Adapting Policy to Today’s World
Why Have Chevrah Policies
At the simplest level, policies help us focus. They establish boundaries, what is okay and what is not okay. Policies also provide a foundation for navigating challenges of existing practices as new ideas emerge. In the larger picture, having a policy manual enables the organization to be independent of any one person or group of people who might be the current decision maker(s), for the decision-making framework is clearly defined for everyone to use.
It is important that every Chevrah Kadisha endorse a policy manual whose contents they agree to adhere to. They can write one from scratch or modify an existing manual to meet the needs of their community. Once policies are adopted by the chevrah, it is equally important to remember that policy is not the modern version of stone tablets. We must continually review and revise our policies to grow and adapt with the changing world in which we live. And, at the same time, having clear policy helps us to preserve that which we feel is the essence and heart of this holy work as we adapt and grow.
Today’s Policy Issues
The issues that face chevrot today are very different from those faced centuries ago, and even from those faced a few decades ago. In the past few decades, the following challenges have bubbled to the top in the arena of policy debate (in random order):
Issues inside the taharah room:
- Taharah after organ and tissue donation, or autopsy
- Taharah after murder, especially disaster situations
- Keeping kavanah in the taharah room when members are not “spiritually oriented”
- Using different taharah manuals and minhagim between men’s and women’s taharah teams in the same chevrah
- Performing Taharah after suicide
- Performing taharah before cremation
- Gender and taharah:
- LGBTQ chevrah membership and participation
- taharah team participants for LGBTQ deceased
- mixed gender taharah teams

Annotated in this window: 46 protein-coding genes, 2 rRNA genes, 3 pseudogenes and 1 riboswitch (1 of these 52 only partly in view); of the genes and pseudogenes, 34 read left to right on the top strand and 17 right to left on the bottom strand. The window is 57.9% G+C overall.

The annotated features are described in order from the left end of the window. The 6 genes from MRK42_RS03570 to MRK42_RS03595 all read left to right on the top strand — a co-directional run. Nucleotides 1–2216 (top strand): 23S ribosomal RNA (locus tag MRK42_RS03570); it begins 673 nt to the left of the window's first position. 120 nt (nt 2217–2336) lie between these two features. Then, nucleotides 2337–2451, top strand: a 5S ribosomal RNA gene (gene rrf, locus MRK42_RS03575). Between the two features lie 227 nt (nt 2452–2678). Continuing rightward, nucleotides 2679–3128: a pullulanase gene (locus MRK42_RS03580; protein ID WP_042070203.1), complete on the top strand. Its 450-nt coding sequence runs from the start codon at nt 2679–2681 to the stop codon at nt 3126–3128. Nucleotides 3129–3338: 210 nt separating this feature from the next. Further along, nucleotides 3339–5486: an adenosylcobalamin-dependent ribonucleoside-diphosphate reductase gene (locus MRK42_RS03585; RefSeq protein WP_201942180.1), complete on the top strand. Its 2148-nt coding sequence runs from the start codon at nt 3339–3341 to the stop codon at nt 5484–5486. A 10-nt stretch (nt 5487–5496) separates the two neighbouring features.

- Here is a 2017 Rabbinic Assembly responsa that includes taharah for trans people
- Modifying tachrichim or dressing in street clothes
- Non-Jews participation in taharah
How does one incorporate new ideas into a functioning and well-established chevrah? How does one handle new leadership or new clergy who have different approaches to what has been the local minhag for years?
Change is the nature of life. People come and go. Depending on its structure, the chevrah may be organized to be independent of these things, while nurturing a mutually respectful relationship with all parties involved, and be self-perpetuating for the long term. Yet it must be flexible enough to adapt to changes that come along. How to accomplish that?
We certainly don’t want to leave this to chance! So there are several concrete steps to prepare for the inevitable changes that will come in the future.
- Have a well-written policy manual, and be sure everyone knows where to find it
- Include in that manual a procedure for changing or adapting policy
- Be sure the chevrah oversight board (or whatever is in place) knows what the policies are, and that they can be changed if needed
- Establish clear channels of communication between the oversight board, the chevrah members, local clergy, funeral home personnel, and synagogue committees
- Meet regularly with all of the parties involved so when change happens, it is not a surprise to anyone
- Most importantly, create and maintain an effective working relationship with and among all of the parties involved
When changes come, discuss them among all parties. As a group, decide how to move forward in a way that meets the needs of everyone involved. Then communicate that decision and document it as needed. For a comparison chart of two policy manuals from distinct communities, click here.
Beyond Policy Manuals
Policy manuals provide a basis upon which to handle the unexpected. But sometimes the situation is so far out of the range of expected possibilities that you simply have to act on the spot. This requires the ability and willingness to go outside the comfort zone of following the rules, using existing policies and procedures. It means making a guess as to what is the best thing to do and act on it with full kavanah, as if it were written in the manual.
Disasters are just such a situation. But they are not the only circumstances in which we might have to do this. The important thing to remember is that if your intentions are clear—to honor the deceased, to promote kavod hameit, and to humbly hold the sacredness of the work in your heart—then you can do no wrong.